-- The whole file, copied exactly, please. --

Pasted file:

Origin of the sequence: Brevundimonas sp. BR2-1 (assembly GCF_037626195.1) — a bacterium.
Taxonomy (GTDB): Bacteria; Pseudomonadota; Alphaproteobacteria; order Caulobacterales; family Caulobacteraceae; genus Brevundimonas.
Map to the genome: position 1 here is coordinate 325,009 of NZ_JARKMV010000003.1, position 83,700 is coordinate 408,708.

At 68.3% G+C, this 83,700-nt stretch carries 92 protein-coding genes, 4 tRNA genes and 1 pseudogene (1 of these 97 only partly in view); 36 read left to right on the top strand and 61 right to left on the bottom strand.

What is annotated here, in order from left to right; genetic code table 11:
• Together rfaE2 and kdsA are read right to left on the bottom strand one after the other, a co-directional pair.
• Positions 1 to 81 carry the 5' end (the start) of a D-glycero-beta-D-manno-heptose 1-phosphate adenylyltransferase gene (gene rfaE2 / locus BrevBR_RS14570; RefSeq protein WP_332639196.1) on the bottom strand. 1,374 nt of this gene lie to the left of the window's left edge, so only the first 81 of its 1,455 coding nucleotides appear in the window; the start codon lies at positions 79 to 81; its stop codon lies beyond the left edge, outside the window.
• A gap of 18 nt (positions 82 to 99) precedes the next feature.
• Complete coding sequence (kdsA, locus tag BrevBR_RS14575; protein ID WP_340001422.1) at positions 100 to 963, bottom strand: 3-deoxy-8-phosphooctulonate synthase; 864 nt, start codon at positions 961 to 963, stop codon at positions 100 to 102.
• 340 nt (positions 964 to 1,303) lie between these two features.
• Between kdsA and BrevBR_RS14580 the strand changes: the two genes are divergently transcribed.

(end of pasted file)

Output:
Origin of the sequence: Brevundimonas sp. BR2-1 (assembly GCF_037626195.1) — a bacterium.
Taxonomy (GTDB): Bacteria; Pseudomonadota; Alphaproteobacteria; order Caulobacterales; family Caulobacteraceae; genus Brevundimonas.
Map to the genome: position 1 here is coordinate 325,009 of NZ_JARKMV010000003.1, position 83,700 is coordinate 408,708.

At 68.3% G+C, this 83,700-nt stretch carries 92 protein-coding genes, 4 tRNA genes and 1 pseudogene (1 of these 97 only partly in view); 36 read left to right on the top strand and 61 right to left on the bottom strand.

What is annotated here, in order from left to right; genetic code table 11:
• Together rfaE2 and kdsA are read right to left on the bottom strand one after the other, a co-directional pair.
• Positions 1 to 81 carry the 5' end (the start) of a D-glycero-beta-D-manno-heptose 1-phosphate adenylyltransferase gene (gene rfaE2 / locus BrevBR_RS14570; RefSeq protein WP_332639196.1) on the bottom strand. 1,374 nt of this gene lie to the left of the window's left edge, so only the first 81 of its 1,455 coding nucleotides appear in the window; the start codon lies at positions 79 to 81; its stop codon lies beyond the left edge, outside the window.
• A gap of 18 nt (positions 82 to 99) precedes the next feature.
• Complete coding sequence (kdsA, locus tag BrevBR_RS14575; protein ID WP_340001422.1) at positions 100 to 963, bottom strand: 3-deoxy-8-phosphooctulonate synthase; 864 nt, start codon at positions 961 to 963, stop codon at positions 100 to 102.
• 340 nt (positions 964 to 1,303) lie between these two features.
• Between kdsA and BrevBR_RS14580 the strand changes: the two genes are divergently transcribed.